Ubec and inbuilt ubecs

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Ubec and inbuilt ubecs

Postby jet760 » Sun Aug 22, 2010 1:09 pm

Hi I have a electric plane ( Eflight Ultra stick 25e) that I am running with a 60amp turnigy plush speedy with a inbuilt switching BEC. I had a problem today where it had appered to loss power to the Rx for a short time, causing the plane to crash, (I think it was a bad connection from the plug into the Rx) being a spektrum Rx the short power outage meant it rebooted when power came back but the rebind was to slow and being only 10m of the ground the isn't much time for the reboot to happen. I am guessing it was a power outage as the Rx was flashing when I went and picked up the bits, and all servos where moveing normaly. I know that if this happened to my Frsky, the reboot would of been instant and would of showed up as a glitch. But anyway I ahve a Ubec which people say you should install in larger Speedies. If i run the speedy and a separate Ubec off the same battery and plug them both into the Rx do I have to disconnect one of the + or - lines off either one so its not getting power from both "becs" to the Rx or because they would be effectedly suppling the same voltage or close to the same to Rx would it be ok. I was thinking this would be like a fail safe, that if one bec failed the Rx is still getting power from the other Bec.
Hope someone can help with this.
Regards David
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Re: Ubec and inbuilt ubecs

Postby RCModelReviews » Sun Aug 22, 2010 11:45 pm

I've been doing a little testing and I've found that few (in fact none) of the ESC BECs I've tested so far will actually deliver the performance they claim (and certainly not once the ESC itself starts getting warm).

I'd recommend using a UBEC that appears grossly over-rated for any such applications -- just to be safe.
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Re: Ubec and inbuilt ubecs

Postby jeffie8696 » Mon Aug 23, 2010 4:38 am

But can he use the UBEC together with his ESC or will he have to cut the wire from his ESC?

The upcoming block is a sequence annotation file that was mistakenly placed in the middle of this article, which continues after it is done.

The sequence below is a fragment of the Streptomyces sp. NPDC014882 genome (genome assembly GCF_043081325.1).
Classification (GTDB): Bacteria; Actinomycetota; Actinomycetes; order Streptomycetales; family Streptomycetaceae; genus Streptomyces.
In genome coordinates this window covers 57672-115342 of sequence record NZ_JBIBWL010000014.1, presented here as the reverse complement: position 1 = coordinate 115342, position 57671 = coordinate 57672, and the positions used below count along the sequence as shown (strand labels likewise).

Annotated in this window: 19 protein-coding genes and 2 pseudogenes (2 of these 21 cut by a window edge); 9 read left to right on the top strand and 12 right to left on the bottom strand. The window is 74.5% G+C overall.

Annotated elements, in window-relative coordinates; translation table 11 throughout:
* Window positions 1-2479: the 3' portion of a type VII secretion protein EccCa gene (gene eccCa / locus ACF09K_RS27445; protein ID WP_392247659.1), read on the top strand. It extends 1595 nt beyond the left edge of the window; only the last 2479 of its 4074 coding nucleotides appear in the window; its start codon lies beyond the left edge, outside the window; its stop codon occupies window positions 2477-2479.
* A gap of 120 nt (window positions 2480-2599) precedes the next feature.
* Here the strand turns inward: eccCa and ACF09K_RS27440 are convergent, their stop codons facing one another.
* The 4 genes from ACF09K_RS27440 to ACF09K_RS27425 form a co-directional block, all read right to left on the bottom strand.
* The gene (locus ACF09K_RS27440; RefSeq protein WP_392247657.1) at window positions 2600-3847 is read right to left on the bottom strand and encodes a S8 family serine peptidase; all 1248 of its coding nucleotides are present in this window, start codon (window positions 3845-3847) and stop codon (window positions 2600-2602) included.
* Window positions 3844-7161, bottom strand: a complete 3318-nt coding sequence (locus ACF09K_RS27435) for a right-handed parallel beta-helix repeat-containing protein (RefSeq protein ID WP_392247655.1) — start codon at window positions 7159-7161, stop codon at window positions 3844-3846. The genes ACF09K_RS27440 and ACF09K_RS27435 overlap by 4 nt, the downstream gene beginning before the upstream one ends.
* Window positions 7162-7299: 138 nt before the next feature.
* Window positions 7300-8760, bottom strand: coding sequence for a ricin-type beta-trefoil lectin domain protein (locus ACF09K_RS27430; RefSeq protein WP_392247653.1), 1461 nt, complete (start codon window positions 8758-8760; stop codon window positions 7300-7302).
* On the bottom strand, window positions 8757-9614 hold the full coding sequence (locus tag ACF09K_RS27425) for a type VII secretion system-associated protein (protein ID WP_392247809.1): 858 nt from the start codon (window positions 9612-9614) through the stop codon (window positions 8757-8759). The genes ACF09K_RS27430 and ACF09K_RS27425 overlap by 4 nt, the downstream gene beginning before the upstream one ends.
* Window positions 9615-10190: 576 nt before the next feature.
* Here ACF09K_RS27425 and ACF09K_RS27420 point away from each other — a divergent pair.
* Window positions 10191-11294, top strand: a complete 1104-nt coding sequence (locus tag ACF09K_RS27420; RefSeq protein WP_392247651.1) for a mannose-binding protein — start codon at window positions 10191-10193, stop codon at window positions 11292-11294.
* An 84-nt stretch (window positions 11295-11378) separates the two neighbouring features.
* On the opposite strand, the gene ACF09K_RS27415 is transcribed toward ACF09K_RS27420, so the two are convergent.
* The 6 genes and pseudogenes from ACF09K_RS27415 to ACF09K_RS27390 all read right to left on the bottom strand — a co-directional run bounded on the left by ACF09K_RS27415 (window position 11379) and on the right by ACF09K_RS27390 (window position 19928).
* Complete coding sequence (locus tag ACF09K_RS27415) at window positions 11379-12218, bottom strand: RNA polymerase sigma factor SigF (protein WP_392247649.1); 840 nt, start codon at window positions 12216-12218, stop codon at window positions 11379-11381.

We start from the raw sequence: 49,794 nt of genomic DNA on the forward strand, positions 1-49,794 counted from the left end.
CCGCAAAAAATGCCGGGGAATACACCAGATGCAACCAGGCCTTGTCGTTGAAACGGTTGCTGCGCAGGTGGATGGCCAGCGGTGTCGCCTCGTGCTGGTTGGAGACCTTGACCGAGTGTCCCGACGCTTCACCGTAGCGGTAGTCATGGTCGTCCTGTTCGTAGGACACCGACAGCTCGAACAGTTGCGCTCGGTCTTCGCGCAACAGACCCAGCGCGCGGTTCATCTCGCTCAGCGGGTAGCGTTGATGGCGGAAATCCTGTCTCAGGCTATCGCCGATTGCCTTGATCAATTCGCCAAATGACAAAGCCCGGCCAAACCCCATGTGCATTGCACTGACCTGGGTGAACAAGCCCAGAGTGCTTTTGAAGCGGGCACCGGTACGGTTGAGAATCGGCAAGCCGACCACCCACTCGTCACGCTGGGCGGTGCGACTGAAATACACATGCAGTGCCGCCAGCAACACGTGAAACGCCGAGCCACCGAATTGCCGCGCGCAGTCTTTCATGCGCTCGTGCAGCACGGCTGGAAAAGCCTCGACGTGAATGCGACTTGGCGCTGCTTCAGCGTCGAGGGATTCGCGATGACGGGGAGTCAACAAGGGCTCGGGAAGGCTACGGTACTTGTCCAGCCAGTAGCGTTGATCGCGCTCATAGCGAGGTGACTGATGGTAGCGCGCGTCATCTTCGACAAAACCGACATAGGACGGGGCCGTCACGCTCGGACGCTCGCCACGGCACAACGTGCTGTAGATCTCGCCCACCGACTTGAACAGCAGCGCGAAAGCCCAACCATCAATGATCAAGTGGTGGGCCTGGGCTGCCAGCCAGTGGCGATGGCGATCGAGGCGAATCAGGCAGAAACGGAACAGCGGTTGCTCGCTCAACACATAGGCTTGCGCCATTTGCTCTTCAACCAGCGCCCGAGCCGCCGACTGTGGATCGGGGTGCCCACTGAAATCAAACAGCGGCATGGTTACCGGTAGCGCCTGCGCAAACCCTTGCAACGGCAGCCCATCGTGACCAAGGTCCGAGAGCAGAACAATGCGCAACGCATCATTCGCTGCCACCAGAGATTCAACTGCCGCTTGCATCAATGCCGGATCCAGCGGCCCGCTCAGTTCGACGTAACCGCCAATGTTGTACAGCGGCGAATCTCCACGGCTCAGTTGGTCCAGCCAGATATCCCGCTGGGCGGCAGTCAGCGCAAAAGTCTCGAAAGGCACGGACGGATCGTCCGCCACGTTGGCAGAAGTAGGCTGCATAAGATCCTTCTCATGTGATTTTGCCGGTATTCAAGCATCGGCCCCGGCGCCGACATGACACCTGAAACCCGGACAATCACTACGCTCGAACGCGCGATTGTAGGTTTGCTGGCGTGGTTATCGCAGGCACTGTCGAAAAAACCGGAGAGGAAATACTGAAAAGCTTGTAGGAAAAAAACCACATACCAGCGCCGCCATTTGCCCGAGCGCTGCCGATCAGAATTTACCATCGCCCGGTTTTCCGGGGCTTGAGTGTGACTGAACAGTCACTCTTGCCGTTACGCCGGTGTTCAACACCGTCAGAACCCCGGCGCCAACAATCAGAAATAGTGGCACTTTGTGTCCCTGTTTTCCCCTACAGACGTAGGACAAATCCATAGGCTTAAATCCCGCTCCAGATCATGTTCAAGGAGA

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Re: Ubec and inbuilt ubecs

Postby crampy » Mon Aug 23, 2010 6:20 am

It's as simple as removing one wire from the ESC plug. No problems
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Re: Ubec and inbuilt ubecs

Postby jet760 » Mon Aug 23, 2010 6:59 am

I was hoping to keep them both as a type of fail safe. if one fails there still is power to the Rx.
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Re: Ubec and inbuilt ubecs

Postby RCModelReviews » Mon Aug 23, 2010 8:11 am

If you try to use them both then you run the risk of damaging one or both of them.

Best to remove the positive wire from the lead to the one you don't want to use.
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Re: Ubec and inbuilt ubecs

Postby mvvs35 » Mon Aug 23, 2010 6:33 pm

Hi I have a question about the UBEC. it is recommended that it be linear or switching, for example: Dual Sky VR8L or Castle (http://www.castlecreations.com/products/ccbec.html).

Thanks!

Greetings!
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Re: Ubec and inbuilt ubecs

Postby RCModelReviews » Mon Aug 23, 2010 7:06 pm

There are pro's and cons to both.

Switching UBECs are far more efficient and that means they generate less heat and are often smaller than the equivalent linear unit. However, they can create some RF noise which might have an effect on some receivers (especially the older non-2.4 units). They often do a better job of providing a constant output if the battery voltage drops to a level very close to the required output level but will stop suddenly when the voltage falls too low.

Linear UBECs are often larger and heavier and they also run hotter but produce no RF noise. They also tend to keep delivering some voltage right down to the point where the battery is almost dead.

In most cases, hi-current UBECs tend to be switching types.
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Re: Ubec and inbuilt ubecs

Postby ergocentric » Tue Aug 24, 2010 1:24 am

RCModelReviews wrote:If you try to use them both then you run the risk of damaging one or both of them.

Best to remove the positive wire from the lead to the one you don't want to use.


You wouldn't consider diodes to protect them from each other?
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Re: Ubec and inbuilt ubecs

Postby RCModelReviews » Tue Aug 24, 2010 1:41 am

If you do that then one of them will still end up doing almost all the work because it will have a slightly higher voltage than the other -- and you're introducing two new points of failure (the diodes).

KISS rules! Just use a decent UBEC in the first place and you're probably a lot better off.
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